Effective co-parenting does not require friendship, says Shaindle Braunstein-Cohen, West Bloomfield mother of Seth, 14, but it does require cooperation.
“My ex and I get along when we have contact, but we never have contact outside of our son,” she says. “When my son wanted to show his dad his new room in our new home, he did. Successful co-parenting involves only one thing: loving your child more than you hate your ex.”
Because her ex moved out-of-state, Braunstein-Cohen has her son full-time. However, when he wants to see his dad or vice versa, they bend over backwards to make it happen. “Sure, that meant I had many holidays without him, but it wasn’t about me,” she says.
4. Set high intentions
Keely Henry did not want the ugliness of her divorce to run her life or affect her son, Sullivan, 8. “I knew I could not let this ugly experience lead our lives,” she says. “I was going to have to communicate with my ex over the course of our son’s life. The only thing to do was set the ideal on a higher notion, above emotional distress.”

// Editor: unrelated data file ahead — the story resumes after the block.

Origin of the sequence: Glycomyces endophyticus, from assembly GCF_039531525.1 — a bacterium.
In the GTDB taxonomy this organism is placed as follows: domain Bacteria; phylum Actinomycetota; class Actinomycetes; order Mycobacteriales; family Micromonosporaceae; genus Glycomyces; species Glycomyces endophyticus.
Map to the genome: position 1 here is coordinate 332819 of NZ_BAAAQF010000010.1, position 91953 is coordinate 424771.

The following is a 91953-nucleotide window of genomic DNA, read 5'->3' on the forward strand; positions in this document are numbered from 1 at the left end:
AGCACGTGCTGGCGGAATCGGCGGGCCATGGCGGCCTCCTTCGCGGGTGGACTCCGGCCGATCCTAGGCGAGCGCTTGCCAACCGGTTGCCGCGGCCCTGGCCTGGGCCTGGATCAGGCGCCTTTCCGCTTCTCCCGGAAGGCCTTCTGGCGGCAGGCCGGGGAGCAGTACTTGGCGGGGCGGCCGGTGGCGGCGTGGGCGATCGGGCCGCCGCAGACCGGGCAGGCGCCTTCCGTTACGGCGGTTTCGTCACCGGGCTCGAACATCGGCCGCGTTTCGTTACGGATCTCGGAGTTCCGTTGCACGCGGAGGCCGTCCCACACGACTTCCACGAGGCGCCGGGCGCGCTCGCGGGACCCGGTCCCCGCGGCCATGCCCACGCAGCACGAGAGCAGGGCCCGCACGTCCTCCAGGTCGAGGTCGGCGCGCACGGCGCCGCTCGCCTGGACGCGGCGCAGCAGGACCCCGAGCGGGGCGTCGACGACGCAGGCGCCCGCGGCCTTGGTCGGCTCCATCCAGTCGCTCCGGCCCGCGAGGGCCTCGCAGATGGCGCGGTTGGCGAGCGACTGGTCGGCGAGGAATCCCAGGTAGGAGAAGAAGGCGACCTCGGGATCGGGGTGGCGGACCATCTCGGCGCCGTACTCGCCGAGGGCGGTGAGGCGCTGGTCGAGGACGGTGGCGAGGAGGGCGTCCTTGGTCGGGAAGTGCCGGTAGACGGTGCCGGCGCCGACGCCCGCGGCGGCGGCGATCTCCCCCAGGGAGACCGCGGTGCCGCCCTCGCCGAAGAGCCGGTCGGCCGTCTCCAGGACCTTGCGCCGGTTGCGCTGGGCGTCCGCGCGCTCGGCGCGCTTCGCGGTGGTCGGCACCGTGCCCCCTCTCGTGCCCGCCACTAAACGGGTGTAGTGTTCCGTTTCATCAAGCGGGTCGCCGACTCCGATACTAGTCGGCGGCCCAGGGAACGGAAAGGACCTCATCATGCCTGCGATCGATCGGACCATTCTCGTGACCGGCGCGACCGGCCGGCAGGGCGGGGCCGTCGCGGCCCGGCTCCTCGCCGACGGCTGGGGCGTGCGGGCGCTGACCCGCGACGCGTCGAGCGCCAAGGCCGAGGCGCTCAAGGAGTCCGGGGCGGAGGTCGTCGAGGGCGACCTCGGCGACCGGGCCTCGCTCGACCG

Henry and her ex celebrate holidays and birthdays with Sully together – including Henry’s new life partner and her ex’s partner, the woman he left her for. “We all collaborate on my son’s parenting, with his dad and I as the final sayers,” she says. “It really is simple. Set the goal for the higher, not the lower.”
5. Check your ego at the door
While it is tempting to play into the “lizard brain” fear that your children will love your ex more than they love you, it’s immature and stupid. Resist the urge.
“It’s easy to see your ex-spouse as a threat,” says Tucker. “Remind yourself that your ex is also your children’s parent and would also step in front of a bus for them. Trust that they also have your children’s best interests at heart.”
Says Braunstein-Cohen, “Be totally honest with yourself. Everyone has ego involved; they want their child to know they were not at fault, that they are a better parent. Let it go and really think about what makes your kids happy.
“Obviously you don’t agree or sometimes even like each other very much – that’s why you got divorced,” she adds. “Get over it.”
See the rest of the tips here.